Hot chocolate seems like a simple drink but making Aztec hot chocolate from scratch really isn’t that easy.
That’s why we’re recommending Real Treat Ancho Chile Drinking Chocolate Mix.
The best spiced hot chocolate mix
Real Treat’s spiced drinking chocolate offers the richness I imagine was appreciated in early European chocolate drinks. And for the heat, this chocolate mix uses ancho chile powder.
Ancho chiles, (which are dried poblano peppers), have mild to medium spice, which is just right for making a Mexican hot chocolate. But they also offer a smoky flavor, which gives the drinking chocolate an interesting, all new taste sensation.
This hot chocolate with chile pepper is made with a base of evenly cut chunks of dark chocolate. And as I mentioned before, the right chocolate is key in making a spicy drinking chocolate.
The mix also includes cinnamon and a pinch of salt.
There is no added sugar.
The result is a well-balanced drink with just a touch of sweetness.
And this packaged spicy hot chocolate mix is certified organic.
Best of all this drinking chocolate is easy to make. Just measure out your desired number of servings by tablespoon and add it to hot milk or your favorite milk alternative. I preferred 2% milk, (although I use a lactose-free milk). But you can use whole milk or skim, oat milk, almond milk, or, if you follow our 10 Best Foods for Women, you might want to use soy milk.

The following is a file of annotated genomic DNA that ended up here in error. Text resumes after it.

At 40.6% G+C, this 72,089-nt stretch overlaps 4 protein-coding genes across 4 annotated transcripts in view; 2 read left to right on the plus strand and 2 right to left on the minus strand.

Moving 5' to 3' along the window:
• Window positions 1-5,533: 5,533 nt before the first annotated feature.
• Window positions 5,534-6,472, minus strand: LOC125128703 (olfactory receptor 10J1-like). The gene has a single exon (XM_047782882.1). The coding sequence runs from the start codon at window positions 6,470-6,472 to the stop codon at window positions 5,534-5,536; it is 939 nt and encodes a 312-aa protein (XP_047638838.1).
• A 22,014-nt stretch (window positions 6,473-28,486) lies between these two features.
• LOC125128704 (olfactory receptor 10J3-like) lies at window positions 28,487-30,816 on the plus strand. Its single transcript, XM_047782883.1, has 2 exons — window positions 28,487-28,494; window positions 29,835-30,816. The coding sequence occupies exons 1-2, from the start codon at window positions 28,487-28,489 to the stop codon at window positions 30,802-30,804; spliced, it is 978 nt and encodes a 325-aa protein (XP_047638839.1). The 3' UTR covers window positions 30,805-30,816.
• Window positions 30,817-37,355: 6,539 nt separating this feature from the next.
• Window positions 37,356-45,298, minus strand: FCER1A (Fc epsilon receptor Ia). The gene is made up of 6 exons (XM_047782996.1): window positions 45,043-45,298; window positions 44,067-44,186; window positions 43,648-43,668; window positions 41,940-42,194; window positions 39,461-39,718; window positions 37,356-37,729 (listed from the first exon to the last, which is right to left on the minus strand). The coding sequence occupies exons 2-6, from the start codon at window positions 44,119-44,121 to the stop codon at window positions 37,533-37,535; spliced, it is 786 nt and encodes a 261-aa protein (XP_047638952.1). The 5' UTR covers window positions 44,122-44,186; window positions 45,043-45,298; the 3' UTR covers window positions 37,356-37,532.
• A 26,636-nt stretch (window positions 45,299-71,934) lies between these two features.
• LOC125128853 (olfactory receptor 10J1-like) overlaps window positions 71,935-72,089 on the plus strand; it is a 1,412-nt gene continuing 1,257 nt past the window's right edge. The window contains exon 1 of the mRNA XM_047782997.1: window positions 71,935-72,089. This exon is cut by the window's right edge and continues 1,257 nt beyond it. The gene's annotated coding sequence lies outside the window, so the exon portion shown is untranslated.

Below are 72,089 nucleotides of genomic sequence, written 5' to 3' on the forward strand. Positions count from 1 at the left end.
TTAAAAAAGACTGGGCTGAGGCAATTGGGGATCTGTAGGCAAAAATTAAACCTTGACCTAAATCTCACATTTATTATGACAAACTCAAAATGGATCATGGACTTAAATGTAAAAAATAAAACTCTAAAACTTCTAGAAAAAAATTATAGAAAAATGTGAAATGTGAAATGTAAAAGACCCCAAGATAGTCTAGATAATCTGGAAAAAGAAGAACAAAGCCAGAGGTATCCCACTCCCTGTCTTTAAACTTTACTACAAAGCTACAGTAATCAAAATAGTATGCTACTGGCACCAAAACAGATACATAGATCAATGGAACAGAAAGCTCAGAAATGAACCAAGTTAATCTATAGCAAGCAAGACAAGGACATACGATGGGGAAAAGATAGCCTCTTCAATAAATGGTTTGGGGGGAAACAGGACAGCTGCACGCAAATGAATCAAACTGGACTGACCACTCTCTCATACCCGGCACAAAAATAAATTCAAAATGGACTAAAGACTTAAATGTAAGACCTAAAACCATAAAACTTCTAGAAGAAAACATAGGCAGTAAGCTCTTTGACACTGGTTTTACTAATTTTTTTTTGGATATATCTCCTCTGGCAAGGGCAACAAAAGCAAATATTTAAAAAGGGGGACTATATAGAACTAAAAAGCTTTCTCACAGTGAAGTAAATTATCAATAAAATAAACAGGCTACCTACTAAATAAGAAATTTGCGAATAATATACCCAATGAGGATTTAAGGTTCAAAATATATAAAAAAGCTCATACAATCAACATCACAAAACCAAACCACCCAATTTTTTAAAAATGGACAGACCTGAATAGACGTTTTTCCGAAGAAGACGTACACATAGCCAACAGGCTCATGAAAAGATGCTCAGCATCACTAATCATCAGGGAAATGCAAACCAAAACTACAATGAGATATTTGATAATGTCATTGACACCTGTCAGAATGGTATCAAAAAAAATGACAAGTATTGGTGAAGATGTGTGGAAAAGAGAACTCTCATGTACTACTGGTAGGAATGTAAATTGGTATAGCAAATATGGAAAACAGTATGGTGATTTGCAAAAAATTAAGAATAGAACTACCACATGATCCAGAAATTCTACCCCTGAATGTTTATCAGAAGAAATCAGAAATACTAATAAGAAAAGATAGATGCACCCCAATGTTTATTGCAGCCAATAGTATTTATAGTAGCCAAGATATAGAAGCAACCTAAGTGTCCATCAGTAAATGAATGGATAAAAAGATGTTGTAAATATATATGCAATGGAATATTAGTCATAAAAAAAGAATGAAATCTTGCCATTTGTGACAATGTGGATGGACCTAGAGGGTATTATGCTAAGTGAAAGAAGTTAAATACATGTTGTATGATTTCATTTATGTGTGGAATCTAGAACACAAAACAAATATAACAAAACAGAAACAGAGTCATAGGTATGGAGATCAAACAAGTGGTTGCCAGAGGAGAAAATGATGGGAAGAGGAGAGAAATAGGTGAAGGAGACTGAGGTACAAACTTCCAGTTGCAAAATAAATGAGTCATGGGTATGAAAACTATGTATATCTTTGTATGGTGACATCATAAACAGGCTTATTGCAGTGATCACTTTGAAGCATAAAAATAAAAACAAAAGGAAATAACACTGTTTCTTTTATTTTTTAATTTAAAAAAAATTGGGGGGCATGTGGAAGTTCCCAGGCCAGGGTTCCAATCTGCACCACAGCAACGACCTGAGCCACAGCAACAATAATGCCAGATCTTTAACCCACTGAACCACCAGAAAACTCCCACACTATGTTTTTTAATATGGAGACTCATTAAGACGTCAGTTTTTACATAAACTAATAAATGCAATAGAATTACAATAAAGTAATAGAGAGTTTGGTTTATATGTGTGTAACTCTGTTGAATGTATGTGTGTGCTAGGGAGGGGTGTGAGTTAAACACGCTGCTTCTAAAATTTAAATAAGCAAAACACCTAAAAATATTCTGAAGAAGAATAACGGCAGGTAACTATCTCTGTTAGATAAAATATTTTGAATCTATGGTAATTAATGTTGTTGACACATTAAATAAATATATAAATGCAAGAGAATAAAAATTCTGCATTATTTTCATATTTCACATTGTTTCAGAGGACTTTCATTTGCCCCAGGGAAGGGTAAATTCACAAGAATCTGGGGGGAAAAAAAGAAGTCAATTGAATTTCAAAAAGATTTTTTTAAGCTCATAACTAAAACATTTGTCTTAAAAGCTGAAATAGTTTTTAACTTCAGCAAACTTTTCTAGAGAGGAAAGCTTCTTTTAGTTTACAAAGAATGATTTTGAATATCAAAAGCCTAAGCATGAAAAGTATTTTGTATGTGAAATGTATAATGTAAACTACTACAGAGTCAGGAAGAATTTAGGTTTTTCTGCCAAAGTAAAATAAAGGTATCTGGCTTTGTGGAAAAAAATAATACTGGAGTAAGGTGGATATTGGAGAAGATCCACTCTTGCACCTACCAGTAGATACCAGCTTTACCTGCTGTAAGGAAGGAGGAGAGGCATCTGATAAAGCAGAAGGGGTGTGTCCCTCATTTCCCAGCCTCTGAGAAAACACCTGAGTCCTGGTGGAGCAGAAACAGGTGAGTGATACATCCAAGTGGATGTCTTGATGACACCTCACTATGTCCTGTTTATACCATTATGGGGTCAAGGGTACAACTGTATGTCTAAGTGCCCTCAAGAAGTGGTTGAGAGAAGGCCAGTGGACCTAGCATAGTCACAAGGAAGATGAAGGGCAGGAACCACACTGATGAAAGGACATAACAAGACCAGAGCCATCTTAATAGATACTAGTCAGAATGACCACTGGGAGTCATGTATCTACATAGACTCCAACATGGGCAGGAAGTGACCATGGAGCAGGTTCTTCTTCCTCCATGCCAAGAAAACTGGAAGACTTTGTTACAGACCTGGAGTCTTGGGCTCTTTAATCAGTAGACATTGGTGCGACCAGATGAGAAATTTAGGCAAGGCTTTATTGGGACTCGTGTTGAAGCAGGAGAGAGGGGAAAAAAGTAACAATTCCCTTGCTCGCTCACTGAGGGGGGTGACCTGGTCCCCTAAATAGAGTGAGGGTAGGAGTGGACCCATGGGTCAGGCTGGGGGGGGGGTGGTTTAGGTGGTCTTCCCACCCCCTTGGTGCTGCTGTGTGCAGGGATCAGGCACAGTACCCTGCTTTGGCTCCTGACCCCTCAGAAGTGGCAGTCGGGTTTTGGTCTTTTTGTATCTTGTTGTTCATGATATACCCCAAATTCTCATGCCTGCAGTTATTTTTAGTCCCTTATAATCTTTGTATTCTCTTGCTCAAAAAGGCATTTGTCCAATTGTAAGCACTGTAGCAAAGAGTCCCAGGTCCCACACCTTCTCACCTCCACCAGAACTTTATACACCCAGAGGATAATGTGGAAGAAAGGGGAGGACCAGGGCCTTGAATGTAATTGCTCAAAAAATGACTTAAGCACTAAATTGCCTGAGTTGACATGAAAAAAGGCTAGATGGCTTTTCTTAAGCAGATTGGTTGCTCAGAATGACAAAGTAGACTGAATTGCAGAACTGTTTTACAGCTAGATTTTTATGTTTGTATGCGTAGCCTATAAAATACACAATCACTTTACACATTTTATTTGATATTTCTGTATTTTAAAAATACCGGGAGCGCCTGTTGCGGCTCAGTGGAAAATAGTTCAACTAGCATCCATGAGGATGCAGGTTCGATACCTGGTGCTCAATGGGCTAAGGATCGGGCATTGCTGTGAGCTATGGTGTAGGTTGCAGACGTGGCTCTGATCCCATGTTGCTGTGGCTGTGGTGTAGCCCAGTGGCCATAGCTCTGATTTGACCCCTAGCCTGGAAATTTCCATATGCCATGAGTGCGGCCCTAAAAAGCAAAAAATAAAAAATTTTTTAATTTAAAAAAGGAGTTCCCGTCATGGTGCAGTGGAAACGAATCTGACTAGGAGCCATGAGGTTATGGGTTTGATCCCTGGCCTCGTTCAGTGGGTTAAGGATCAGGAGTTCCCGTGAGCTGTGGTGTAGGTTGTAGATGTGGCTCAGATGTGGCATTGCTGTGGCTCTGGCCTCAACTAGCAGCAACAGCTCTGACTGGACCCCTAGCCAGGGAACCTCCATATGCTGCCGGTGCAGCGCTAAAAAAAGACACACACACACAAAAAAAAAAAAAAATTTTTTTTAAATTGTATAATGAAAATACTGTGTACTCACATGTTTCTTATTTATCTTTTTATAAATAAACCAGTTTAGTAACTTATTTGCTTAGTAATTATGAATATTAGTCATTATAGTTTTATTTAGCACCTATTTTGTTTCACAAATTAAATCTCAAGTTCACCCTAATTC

Can you make vegan hot chocolate with this mix?
The drink mix is made with vegan chocolate.
This means that if you melt the chocolate mix into a vegan milk alternative, you can use Real Treat to make a vegan-friendly drinking chocolate.
When should you serve this sexy hot chocolate?
This Mexican, spiced hot chocolate mix is not sweet enough to be a dessert substitute. If fact, it is far less sweet than the drinking chocolate I’ve recommended in the past. (This one, from Dagoba, is more like a version of hot chocolate for adults.)
But this is the kind of drink you could serve your lover when walk in the door to escape the blustering cold. You could even try adding a splash of rum.
Or mix up a serving for two to enjoy in front of a crackling fire.
You might even consider starting the day, sipping chocolate together in bed when the morning brings a cold start to your day.
But choose wisely when you’re going to bring out this Mexican hot chocolate mix. This sophisticated, rich chocolate drink could definitely work some aphrodisiac magic.
Where to buy Real Treat Mexican hot chocolate mix
Real Treat is a Canadian company with distribution throughout the United States and Canada. To find a retailer near you, you can visit the interactive Stockists map on their website.
Or you can just order the Ancho Chile Drinking Chocolate directly from the Real Treat online store. The mix is sold in single packs, bundles of three and bundles of six.
Real Treat also sells a chile-free version of their vegan drinking chocolate mix called their Aromatic Drinking Chocolate Mix. Like the ancho chile version, the aromatic hot chocolate mix is certified organic.
Drinking chocolate photo by Erol Ahmed